Why not go with cloud computing? “Not many manufacturers are confident enough to run in the cloud,” said Simard. “We install the Omnibrain somewhere cool and dust-free to remotely control robots and get data from 3D cameras. It’s usually 100 to 1,000 feet away, and we run dual lines to the shop floor.”
In terms of flexibility, what’s the difference between Omnibrain and collaborative robots? “You still need to program cobots and teach them step by step, setting every single waypoint in space to achieve a goal,” Simard replied. “Sure, you can program robots faster by programming by pose, but they don’t understand what they’re doing. They would need to analyze a shape for painting and determine where to start. There’s no domain knowledge.”
“With our system, the machine knows how to paint, and it can figure out how to process a new shape, turning that into kinematic motion and so many millimeters of thickness of paint,” he added. “Our cognitive engine and realization plan differentiate us from pretty much any company.”
“Many people think we just put sensors on a human to capture the motion and train the robot, but it’s much more complicated than that,” said Simard. “To make AI understand a goal and allow users to set goals, it must understand process constraints. It searches the solution space in a process similar to finding the shortest route to a destination. Motion planning is like driving autonomously on a road. Sometimes, something unexpected happens, and it needs to replan.”
“We don’t train the robot for many hours or days; the engine is generic, and it’s more about defining goals or using the search engine to find the right motion to do the job,” he said. “We’re not trying to reinvent how to do processes.”
“Omnirobotic is doing for robots what could be done for the transportation industry if you had a startup with 3D sensors and AI to turn any car into a self-driving car,” he said. “We can turn any industrial robot into a self-driving robot that knows what painting or welding is, with the ability to understand an object’s shape and infer the right motions to do the job. We want to empower workers to escape harmful environments and become supervisors for more efficient production.”
Omnirobotic recognized by investors, seeks partners
Fonds de solidarité FTQ and Export Development Canada (EDC) led the round, with participation from Real Ventures and a joint venture including the company’s current employees. The Fonds and EDC recently agreed to work closer together to support Canadian startups, and their joint investment in Omnirobotic is a first in this partnership.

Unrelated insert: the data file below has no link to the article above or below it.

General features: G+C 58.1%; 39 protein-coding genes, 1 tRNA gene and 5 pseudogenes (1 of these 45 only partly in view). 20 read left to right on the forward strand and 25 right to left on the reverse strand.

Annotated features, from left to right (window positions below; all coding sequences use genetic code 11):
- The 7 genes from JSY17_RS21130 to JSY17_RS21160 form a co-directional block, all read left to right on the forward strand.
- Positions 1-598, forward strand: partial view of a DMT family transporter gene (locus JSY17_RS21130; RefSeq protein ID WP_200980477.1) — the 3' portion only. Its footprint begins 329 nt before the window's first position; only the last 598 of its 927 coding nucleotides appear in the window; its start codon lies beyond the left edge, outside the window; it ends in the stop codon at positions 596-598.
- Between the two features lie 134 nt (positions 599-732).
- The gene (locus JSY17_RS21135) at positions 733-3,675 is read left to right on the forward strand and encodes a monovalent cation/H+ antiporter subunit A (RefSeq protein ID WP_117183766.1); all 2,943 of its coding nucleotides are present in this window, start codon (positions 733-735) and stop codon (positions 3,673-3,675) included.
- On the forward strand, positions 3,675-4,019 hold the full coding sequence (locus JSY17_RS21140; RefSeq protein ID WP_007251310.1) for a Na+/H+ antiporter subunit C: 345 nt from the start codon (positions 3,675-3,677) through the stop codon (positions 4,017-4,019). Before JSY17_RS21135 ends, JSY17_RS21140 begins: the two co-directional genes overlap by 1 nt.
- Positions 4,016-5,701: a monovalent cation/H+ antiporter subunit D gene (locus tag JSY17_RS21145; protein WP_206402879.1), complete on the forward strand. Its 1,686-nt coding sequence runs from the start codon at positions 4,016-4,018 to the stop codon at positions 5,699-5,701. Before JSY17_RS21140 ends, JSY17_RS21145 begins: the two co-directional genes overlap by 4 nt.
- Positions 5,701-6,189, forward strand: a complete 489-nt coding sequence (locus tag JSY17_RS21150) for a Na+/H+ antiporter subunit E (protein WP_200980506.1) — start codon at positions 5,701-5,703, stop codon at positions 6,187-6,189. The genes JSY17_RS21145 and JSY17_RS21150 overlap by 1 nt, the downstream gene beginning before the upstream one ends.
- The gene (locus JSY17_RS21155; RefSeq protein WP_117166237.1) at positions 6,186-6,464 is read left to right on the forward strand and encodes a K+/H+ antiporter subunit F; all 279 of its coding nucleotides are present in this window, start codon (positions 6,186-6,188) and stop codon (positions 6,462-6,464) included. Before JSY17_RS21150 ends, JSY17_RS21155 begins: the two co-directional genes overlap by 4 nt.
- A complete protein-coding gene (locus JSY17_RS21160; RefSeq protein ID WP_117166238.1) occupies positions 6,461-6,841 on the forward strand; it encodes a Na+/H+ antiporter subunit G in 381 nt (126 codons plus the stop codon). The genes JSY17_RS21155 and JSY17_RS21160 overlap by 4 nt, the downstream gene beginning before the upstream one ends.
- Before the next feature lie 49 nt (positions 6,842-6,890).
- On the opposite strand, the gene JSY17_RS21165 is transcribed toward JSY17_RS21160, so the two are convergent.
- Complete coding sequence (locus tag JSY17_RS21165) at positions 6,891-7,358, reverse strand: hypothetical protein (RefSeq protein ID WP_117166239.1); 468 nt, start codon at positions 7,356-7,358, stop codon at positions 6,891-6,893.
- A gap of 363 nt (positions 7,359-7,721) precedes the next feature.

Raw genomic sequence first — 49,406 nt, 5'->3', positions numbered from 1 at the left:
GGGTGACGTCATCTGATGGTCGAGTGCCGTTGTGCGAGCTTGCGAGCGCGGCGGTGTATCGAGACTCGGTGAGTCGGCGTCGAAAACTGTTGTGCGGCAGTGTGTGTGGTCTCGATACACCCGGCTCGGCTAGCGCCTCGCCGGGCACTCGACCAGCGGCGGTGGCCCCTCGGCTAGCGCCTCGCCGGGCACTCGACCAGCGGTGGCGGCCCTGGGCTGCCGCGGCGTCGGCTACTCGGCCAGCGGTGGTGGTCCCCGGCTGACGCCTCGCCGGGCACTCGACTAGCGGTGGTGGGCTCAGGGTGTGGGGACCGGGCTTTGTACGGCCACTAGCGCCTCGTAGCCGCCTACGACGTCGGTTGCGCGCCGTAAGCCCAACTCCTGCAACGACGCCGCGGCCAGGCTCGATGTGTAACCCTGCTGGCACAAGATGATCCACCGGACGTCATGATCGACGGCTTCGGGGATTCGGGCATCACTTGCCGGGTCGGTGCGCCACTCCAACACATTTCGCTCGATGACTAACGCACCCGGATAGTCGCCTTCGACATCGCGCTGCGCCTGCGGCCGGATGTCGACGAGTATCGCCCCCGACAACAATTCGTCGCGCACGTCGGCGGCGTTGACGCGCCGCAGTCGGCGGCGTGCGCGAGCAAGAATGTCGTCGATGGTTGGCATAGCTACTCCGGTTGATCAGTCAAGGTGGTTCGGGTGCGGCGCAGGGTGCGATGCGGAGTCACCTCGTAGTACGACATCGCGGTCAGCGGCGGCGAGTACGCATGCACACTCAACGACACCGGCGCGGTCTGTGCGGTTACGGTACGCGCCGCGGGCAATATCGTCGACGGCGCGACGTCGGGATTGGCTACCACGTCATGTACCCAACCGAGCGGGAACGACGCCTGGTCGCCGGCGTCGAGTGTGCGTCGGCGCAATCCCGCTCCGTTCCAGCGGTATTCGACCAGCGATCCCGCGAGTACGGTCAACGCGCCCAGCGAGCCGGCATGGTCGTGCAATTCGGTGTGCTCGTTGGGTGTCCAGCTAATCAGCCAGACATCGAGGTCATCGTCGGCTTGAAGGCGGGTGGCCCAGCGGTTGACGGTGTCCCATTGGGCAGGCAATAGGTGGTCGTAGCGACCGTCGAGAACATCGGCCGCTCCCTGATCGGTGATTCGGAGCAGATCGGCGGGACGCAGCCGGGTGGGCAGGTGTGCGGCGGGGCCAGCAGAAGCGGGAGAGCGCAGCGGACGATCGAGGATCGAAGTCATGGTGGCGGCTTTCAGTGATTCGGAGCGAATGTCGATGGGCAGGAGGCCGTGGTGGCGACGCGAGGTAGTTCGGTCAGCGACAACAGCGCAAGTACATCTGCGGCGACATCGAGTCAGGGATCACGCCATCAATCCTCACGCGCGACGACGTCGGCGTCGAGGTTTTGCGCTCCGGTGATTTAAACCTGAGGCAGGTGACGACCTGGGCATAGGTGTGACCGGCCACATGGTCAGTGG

“By bringing new innovative products and services to market, Omnirobotic makes it easier for manufacturers to innovate themselves through a successful technology transition,” stated Janie Béïque, executive vice president for investments at the Fonds. “However, companies such as Omnirobotic need access to venture capital to ensure their growth.”
“In collaboration with institutional investment partners like the Fonds, EDC’s investment Matching Program is enabling Canadian companies to execute on their commercialization and international growth plans in these challenging economic times,” said Carl Burlock, executive vice president and chief business officer at EDC.
Omnirobotic has drivers for robots from the major vendors, including ABB, FANUC, Kawasaki, KUKA, Motoman, and Universal Robots, said Simard. The company is looking to double its staff of 15 robotics and AI experts and to build partnerships.
“We’re raising money to bring the technology to a maturity level and democratize it. We would like integrators and end users to build their own systems using our platform without immediate assistance,” Simard said. “In the next few months, we will also be announcing multiple commercial partnerships focused on targeting currently under-addressed high-mix firms.”
“We started with industrial paint, but paint is just the beginning. Our investors believe in our plan to build the definitive AI platform for Factory Robots,” said Simard. “This won’t just unlock robotics for the entire manufacturing industry, but will also make costly, extensive, painstaking robot programming a thing of the past, paving the way for a new era of autonomous manufacturing.”